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Harvard and MIT ranked second and third after Cambridge in QS World University Rankings.

Amelia Riley Swan
Amelia Riley Swan on September 7, 2011.

Powered by Guardian.co.ukThis article titled “Cambridge tops league table of world’s best universities” was written by Jeevan Vasagar, education editor, for The Guardian on Sunday 4th September 2011 23.05 UTC

Cambridge has topped a league table of the world’s best universities, with Harvard and MIT ranked second and third.

The annual QS World University Rankings remains dominated by US institutions, which took 13 of the top 20 places.

There are five British universities in the top 20 – Oxford ranks fifth, Imperial sixth, UCL seventh and Edinburgh 20th. The only university in the top 20 which is not from the English speaking world is the Swiss Federal Institute of Technology, in Zurich, at 18. The highest ranking Asian universities are Hong Kong at 22, Tokyo at 25, and the National University of Singapore at 28. King Saud University, in Saudi Arabia, made the top 200 for the first time. At 200, it was the highest rated institution in the Arab world.

It is the second year running that Cambridge University has taken the top spot.

Ben Sowter, QS head of research, said: “The gap between Cambridge and Harvard is very small, but Cambridge’s superior student/faculty ratio helped tip the balance. Individual attention is one of the key attractions of the Oxbridge tutorial system.”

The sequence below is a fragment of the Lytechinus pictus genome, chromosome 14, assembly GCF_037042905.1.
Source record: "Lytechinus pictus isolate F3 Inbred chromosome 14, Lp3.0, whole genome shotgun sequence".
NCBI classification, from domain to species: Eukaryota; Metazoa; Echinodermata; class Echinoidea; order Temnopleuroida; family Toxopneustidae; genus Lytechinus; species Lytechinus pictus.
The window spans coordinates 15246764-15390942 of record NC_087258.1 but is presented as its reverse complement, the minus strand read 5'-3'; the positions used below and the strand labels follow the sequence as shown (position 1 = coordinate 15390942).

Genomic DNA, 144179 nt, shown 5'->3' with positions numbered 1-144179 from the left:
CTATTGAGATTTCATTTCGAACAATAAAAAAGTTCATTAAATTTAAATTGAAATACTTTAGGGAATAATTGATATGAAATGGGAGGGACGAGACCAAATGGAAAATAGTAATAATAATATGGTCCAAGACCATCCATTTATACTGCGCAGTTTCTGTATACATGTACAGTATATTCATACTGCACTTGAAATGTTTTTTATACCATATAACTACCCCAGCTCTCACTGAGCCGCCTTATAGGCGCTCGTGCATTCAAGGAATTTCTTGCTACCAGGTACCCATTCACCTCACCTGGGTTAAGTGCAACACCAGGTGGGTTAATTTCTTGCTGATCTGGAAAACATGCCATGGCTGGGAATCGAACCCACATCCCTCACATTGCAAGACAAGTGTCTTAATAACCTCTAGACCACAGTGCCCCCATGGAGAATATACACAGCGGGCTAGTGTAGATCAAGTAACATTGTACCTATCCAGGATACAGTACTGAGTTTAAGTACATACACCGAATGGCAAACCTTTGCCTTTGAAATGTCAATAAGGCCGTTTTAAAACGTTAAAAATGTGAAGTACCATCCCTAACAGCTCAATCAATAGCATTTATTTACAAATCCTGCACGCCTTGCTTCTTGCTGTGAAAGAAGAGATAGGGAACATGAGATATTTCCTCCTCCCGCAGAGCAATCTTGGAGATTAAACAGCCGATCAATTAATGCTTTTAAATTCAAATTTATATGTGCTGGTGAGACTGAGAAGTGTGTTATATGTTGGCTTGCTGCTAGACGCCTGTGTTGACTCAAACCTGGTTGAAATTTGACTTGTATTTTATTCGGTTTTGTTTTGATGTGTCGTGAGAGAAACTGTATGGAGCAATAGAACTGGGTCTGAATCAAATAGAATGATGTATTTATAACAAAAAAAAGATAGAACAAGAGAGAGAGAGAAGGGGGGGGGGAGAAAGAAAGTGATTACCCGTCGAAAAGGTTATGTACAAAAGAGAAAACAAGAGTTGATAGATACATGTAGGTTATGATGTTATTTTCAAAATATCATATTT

Government and private funding for technology-focused research is eroding the dominance of traditional comprehensive universities, compilers of the rankings said. The average age of the top 100 institutions has dropped by seven years since 2010, reflecting the emergence of newer specialist institutions, QS said.

Nine UK universities were in the top 50, and 17 in the top 100.

Sowter said: “This year’s QS rankings show that the worst effects of the funding cuts have yet to be felt by UK universities.

“However, pre-emptive redundancies and increased student intake have led to worse student to faculty ratios relative to their international peers.

“Of the 37 UK universities in the top 300, 34 fared worse in this measure than in 2010.”

Tuition fee information has been published for the first time alongside the 2011 world rankings.

It suggests that UK higher education is still cheaper compared to many US universities, but other international institutions may offer better value for money.

Universities in the Netherlands, including Amsterdam University (63rd place) Utrecht (80) and Leiden (88), are all in the top 100 and offer English-language courses for less than £2,000 per year, QS said.

The university rankings are based on a mix of factors including academic reputation, employability of graduates, citations, and the staff-student ratio.

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